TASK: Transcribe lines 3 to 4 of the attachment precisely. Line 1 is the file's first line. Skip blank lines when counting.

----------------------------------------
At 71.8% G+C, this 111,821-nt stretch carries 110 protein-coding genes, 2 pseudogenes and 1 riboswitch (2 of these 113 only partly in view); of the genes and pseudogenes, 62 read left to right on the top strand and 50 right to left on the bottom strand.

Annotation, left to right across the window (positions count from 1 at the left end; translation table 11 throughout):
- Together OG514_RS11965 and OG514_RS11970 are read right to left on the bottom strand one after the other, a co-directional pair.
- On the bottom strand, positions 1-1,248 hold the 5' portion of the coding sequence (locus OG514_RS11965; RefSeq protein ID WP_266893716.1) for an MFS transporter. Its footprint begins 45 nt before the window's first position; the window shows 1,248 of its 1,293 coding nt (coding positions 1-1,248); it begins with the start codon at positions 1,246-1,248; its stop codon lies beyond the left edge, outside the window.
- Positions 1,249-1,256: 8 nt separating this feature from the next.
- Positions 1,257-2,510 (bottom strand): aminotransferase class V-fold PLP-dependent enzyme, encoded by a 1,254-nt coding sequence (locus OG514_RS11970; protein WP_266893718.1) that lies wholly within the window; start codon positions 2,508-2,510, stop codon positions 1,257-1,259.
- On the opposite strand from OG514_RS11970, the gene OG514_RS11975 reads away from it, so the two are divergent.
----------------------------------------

- Together OG514_RS11965 and OG514_RS11970 are read right to left on the bottom strand one after the other, a co-directional pair.
- On the bottom strand, positions 1-1,248 hold the 5' portion of the coding sequence (locus OG514_RS11965; RefSeq protein ID WP_266893716.1) for an MFS transporter. Its footprint begins 45 nt before the window's first position; the window shows 1,248 of its 1,293 coding nt (coding positions 1-1,248); it begins with the start codon at positions 1,246-1,248; its stop codon lies beyond the left edge, outside the window.